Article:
Right from the Prologue, we recognized the classic line: “the names have been changed to protect the innocent.” What’s more, actor Jack Webb had a featured role!

Then came the ponderous narrator talking about Los Angeles, a big city, etc.. This was followed almost immediately with a long discussion of a dragnet across the city!

Yep:  it was Dragnet!  We were about to see some kind of movie prototype of the famous police show of the 1950s.

Webb did not play Sgt. Joe Friday. No, he was some lab rat in the forensics department, and young virile Scott Brady was the cop.

We learned later that Jack Webb befriended Marty Wynn, the LA technical adviser (whom Brady played). They partnered and came up with the radio/TV show Dragnet in 1950.

This movie was unusual for other reasons. The LA criminal psychopath was played by young Richard Basehart—in cashmere gloves and Brooks Brothers suit. He was a tech-savvy genius, creating 12-foot TV projection screens 40 years before they really happened.

This villain was brilliant and diabolical in his murdering rampage. The intriguing concept of Dragnet, always, was that the pedestrian and bland cops were flatfooted, but persistent.

The other feature here was the deadpan humor of the police, likely a defensive response to the evil they always encountered. It too would surface on Dragnet a few years later.

Also a bit ahead of its time, the climax in the underground flood tunnels of Los Angeles is a precursor of the Third Man where Harry Lime (Orson Welles) was chased by police in Vienna.

Gilligan’s Island Manifesto

DATELINE: Commie Plot on Deserted Isle

cast your fate

Never kid a kidder.

Well, this documentary takes the bizarre position that a moronic, if not sophomoric, TV series Gilligan’s Island was a communist plot to brainwash American children.

Of course, this could all be a case of mistaken identity, or Swiftian satire. File this Twilight Zone film under the heading The Gilligan Manifesto. It is nearly compelling and convincing that lessons of Karl Marx were open secrets of the plots. After all, the island is community property.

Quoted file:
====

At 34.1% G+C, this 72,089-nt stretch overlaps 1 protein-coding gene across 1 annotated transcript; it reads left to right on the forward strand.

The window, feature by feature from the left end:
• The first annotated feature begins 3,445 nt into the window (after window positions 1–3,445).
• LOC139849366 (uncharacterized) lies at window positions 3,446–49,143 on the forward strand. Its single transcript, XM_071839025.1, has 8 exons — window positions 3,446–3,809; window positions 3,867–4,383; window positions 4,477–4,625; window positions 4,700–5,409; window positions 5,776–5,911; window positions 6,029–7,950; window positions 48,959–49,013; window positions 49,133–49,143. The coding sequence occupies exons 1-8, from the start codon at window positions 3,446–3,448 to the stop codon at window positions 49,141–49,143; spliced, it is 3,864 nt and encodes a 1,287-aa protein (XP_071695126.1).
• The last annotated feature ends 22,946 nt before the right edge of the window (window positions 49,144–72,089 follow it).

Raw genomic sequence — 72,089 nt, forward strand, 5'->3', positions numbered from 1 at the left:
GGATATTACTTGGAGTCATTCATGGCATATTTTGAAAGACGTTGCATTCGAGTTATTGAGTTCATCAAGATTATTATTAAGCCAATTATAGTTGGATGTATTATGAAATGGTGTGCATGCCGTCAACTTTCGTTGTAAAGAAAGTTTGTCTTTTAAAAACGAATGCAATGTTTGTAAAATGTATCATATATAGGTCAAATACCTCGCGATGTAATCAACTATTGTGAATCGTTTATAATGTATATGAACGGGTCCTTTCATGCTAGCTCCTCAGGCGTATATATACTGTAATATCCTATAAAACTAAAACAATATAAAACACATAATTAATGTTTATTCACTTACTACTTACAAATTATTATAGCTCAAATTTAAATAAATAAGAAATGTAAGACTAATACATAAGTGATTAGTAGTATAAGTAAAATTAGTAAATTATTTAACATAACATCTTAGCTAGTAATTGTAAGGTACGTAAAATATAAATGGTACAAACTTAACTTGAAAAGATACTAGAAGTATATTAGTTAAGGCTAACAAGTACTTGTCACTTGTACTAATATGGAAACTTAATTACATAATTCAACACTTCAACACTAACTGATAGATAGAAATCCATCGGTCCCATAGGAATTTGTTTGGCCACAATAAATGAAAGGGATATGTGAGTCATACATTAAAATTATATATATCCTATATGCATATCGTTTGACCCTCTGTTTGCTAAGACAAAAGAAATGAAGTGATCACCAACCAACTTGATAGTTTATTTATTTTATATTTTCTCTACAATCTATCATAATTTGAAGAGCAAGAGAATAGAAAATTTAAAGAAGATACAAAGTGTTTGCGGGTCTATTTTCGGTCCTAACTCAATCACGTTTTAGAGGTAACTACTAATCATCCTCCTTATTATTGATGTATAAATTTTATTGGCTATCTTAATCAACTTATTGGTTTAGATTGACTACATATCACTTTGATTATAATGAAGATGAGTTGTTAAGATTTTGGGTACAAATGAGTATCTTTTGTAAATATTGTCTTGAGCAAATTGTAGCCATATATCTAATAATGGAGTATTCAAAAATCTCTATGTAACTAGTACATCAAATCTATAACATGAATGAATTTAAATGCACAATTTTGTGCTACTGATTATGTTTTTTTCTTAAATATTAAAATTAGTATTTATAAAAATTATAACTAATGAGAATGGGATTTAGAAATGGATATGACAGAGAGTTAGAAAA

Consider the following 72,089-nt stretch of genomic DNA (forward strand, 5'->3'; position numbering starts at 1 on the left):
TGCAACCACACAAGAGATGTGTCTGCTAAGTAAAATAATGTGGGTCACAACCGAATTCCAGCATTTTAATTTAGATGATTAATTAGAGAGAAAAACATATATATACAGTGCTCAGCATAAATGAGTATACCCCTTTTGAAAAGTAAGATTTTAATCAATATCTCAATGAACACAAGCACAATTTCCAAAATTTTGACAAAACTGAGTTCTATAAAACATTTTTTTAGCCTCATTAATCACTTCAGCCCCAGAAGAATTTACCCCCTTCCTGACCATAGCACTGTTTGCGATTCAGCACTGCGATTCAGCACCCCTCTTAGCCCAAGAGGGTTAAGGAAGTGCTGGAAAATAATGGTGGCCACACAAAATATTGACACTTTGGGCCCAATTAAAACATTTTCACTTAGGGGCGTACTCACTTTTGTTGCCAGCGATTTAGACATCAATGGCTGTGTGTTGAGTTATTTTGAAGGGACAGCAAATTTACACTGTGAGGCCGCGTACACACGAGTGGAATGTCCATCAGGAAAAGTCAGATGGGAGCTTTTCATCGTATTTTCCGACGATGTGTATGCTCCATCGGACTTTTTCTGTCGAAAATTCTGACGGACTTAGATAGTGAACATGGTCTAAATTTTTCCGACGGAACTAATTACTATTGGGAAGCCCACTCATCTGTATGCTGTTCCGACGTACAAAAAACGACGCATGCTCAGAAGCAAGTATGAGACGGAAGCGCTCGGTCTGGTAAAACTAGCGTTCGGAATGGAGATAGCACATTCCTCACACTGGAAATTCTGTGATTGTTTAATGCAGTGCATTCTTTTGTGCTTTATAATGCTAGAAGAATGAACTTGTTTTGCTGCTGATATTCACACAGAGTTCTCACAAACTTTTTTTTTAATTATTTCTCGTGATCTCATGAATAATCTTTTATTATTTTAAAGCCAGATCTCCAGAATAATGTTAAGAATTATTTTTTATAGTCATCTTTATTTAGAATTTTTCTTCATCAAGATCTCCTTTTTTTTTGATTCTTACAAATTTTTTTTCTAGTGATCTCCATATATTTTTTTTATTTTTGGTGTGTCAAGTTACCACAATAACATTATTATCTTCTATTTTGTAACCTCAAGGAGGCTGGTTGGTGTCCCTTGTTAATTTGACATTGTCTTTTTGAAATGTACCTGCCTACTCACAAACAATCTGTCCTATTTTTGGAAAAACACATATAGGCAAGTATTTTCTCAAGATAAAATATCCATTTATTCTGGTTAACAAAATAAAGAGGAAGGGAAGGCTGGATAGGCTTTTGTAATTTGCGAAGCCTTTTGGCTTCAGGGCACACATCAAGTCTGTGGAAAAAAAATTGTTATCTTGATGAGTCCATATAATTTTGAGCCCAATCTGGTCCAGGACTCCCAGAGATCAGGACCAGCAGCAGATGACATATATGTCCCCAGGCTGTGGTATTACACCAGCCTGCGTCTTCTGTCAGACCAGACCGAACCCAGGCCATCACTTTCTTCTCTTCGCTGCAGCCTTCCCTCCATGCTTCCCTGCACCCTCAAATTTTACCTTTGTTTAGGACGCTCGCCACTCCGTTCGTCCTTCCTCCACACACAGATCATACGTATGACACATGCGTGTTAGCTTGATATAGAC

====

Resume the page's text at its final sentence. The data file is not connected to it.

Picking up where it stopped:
Creator Sherwood Schwartz admits that his original dramatic idea was to put a group of nuclear holocaust survivors on an island but found the comedic approach more agreeable.

When you combined a skipper without a boat, a professor without a college, a millionaire without a bank, and a movie star without celebrity, you had downgraded everyone to equal status. Add to the mix a worker from the proletariat, in the form of benighted Gilligan, and you have communist lesson plans.

You may wonder where and what Edgar Hoover was doing the years this series was top of the ratings after the Cuban Missile Crisis.

Episodes routinely satirized money, government, judicial systems, police, and religious values. Yes, the clips bear it out. Actress Dawn Wells, the last survivor, admits no one had a clue about this in the 1960s.

The film gives a background of nuclear horror: from Robert Oppenheimer’s ominous platitudes to a series of trailer clips from every 1950s movie that dealt with shipwrecked souls on islands and small bands of apocalyptic survivors trying to rebuild civilization. And, there were plenty of such movies.

The entire enterprise has a lip-smacking, tongue-in-cheek quality. The Gilligan Manifesto is pure Marx (Groucho, Harpo & Karl).

That’s Dah-veed to You, David!

DATELINE:  Bloody Marat!

David & Death of Maratmarat

 

Jacques-Louis David may be at the top of a short list of great French painters of an ilk.